My rating: 3 of 5 stars
From time to time, I like to revisit the classics. In 1870, Charles Dickens died from a stroke in the middle of writing The Mystery of Edwin Drood. The book was never finished, and there weren’t a lot of details in any notes or conversations for anyone to fully know his intentions for the ending. Readers were left with an open-ended story and have to decide for themselves. Years ago, the book was converted to a script and performed on Broadway. I meant to buy tickets but got distracted and never attended the show. A friend of mine, Medhat, had it on his list to read, so we decided to share a buddy read again this month.
The classics can be absolutely amazing and utterly dull. I was a literature major and have read hundreds of them, so I am allowed to admit it. LOL In truth, I will always find something I like about a book… and that was my approach to this novel. I adored Great Expectations and A Christmas Carol, which gave me a good feeling about this one since I also adore mysteries. Unfortunately, it didn’t register very high and left me slightly bewildered. Not because of the lack of a conclusion, but due to the style it was written in.
At many points, I saw where Agatha Christie might have gotten some inspiration. I also liked how the story unraveled various plots with scenes that, as isolated events, were quite strong. Unfortunately, too many characters were introduced in odd ways with different names (not because it was a draft work but because people had nicknames or alternative ways of referring to people they didn’t actually know in person). One of the other areas that bugged me a bit was the difference in Dickens’ style in this book. I slipped back into 19th century dialog and prose, but there was an excess of description at times when it wasn’t necessary. It slowed the story to the point I had to put it down and come back just to give myself a break.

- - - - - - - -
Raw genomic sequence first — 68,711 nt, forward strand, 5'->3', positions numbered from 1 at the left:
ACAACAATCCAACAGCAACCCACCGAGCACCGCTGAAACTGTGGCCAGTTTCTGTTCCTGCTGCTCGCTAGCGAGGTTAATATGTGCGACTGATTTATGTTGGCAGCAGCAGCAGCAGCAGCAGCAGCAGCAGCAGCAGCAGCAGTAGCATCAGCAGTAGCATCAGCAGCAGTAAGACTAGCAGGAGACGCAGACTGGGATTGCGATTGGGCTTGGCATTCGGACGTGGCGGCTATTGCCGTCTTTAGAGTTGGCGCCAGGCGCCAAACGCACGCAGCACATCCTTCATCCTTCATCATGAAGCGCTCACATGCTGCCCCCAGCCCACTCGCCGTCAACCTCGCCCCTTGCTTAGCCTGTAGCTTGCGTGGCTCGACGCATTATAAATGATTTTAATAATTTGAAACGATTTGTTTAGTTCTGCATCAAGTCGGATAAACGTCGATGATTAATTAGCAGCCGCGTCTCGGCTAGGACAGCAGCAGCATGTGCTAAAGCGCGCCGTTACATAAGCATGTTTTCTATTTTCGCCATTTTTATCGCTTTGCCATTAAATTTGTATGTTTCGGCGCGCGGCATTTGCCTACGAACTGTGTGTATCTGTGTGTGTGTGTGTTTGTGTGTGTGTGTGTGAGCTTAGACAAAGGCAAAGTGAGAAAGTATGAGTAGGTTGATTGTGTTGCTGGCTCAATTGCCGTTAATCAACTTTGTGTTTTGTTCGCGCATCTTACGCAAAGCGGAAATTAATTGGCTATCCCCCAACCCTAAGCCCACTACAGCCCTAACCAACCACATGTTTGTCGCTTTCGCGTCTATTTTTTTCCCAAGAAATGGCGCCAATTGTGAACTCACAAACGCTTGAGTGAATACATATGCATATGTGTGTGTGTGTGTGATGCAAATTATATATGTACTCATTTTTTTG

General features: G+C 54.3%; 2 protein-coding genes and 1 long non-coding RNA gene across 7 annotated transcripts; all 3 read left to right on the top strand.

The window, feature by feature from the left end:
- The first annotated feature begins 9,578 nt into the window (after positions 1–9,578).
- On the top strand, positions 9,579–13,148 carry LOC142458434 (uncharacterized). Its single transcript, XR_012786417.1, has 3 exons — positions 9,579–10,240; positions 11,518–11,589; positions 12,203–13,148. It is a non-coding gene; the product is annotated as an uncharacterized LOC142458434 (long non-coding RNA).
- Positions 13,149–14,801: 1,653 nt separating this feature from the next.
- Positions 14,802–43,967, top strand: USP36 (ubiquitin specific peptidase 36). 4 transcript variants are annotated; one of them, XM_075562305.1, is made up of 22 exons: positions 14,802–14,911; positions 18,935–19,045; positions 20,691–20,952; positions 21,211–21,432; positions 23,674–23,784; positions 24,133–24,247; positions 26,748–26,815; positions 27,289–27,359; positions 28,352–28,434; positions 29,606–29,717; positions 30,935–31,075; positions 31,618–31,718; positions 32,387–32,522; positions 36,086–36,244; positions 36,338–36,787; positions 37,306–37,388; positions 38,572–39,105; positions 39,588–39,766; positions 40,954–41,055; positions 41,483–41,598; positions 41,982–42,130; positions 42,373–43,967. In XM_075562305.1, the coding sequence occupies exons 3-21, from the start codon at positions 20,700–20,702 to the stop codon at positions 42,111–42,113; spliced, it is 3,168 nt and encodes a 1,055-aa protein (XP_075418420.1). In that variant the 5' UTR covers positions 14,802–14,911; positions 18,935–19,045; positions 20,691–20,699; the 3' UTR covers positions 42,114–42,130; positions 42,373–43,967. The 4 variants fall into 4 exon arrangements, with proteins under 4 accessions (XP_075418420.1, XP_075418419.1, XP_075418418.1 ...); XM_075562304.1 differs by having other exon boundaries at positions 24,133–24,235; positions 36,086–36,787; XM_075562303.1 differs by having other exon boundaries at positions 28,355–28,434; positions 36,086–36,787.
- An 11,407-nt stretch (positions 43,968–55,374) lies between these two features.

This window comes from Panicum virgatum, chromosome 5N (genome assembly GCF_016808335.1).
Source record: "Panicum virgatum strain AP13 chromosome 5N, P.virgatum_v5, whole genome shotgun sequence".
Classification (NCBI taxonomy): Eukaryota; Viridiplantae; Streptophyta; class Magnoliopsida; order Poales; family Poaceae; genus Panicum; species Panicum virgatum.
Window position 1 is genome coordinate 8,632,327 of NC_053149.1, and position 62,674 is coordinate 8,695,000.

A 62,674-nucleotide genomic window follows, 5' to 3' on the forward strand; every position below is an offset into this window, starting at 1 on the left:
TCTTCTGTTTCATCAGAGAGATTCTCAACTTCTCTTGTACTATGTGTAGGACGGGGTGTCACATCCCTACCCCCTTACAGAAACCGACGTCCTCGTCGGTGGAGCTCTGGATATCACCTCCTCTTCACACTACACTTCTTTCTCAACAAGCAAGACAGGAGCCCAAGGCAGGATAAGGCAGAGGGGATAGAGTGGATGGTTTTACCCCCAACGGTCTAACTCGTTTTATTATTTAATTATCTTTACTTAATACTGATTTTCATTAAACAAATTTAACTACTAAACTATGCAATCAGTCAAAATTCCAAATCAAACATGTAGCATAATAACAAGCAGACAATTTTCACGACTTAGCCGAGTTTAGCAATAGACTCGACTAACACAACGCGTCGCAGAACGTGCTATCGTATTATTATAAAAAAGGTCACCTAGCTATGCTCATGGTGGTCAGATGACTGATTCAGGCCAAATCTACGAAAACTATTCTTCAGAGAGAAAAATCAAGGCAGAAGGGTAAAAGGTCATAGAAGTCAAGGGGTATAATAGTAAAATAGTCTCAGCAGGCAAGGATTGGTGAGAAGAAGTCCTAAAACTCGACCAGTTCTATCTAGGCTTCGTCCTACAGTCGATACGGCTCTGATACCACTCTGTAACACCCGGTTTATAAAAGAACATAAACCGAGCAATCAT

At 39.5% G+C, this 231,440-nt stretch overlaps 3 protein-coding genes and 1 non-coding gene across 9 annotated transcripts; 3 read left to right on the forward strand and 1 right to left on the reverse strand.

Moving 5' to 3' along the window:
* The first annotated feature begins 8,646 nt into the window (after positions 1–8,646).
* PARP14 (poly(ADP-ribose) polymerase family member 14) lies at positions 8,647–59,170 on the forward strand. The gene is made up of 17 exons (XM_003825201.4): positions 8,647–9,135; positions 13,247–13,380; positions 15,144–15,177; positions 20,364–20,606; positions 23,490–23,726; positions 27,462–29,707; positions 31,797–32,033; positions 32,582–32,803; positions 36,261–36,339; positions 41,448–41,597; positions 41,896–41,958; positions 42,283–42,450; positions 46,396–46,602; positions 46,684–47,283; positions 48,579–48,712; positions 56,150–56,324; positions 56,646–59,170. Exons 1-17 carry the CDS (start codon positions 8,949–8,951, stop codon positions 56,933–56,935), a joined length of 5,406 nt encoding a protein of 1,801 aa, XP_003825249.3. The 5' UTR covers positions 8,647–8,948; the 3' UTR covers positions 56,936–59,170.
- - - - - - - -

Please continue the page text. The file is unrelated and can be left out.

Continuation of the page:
That said, it was written well in terms of language and vision. I could tell where Dickens was going with the story, and maybe if I hadn’t read over 500 other mystery books in the last decade, I might have been more intrigued. I recognize why he was a great writer, and I applaud many of the sections that clearly showed his prowess (the hidden words when Jasper was trying to find out who killed Drood, the appearance in the last available chapter of a character we didn’t expect to see, the way in which a man expressed his love for a woman he was attracted to).
Considering all these things, I end up at an average 3 stars on this one. I wouldn’t recommend it for anyone who wants to start a Dickens’ novel, and I wouldn’t rate it high for cleverness in a mystery (accounting for its lack of an ending). I would suggest that it could help writers understand when and how to deliver emotion and subtlety in a scene. I’d also highlight the strong ability the author has to transport you to a physical setting. I’m looking forward to Medhat’s review this week!
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For those new to me or my reviews… here’s the scoop: I’m Jay, an author who lives in NYC. My stand-alone novels, Watching Glass Shatter and Father Figure, can be purchased on Amazon as electronic copies or physical copies. My new book series, Braxton Campus Mysteries, will fit those who love cozy mysteries and crime investigations but with a twist. There are four books: Academic Curveball, Broken Heart Attack, Flower Power Trip, and Mistaken Identity Crisis. I read, write, and blog A LOT on this site where you can also find all my social media profiles to get the details on the who/what/when/where and my pictures. Leave a comment and let me know what you think. Thanks for stopping by. Note: All written content is my original creation and copyrighted to me, but the graphics and images were linked from other sites and belong to them. Many thanks to their original creators. Follow my blog with Bloglovin.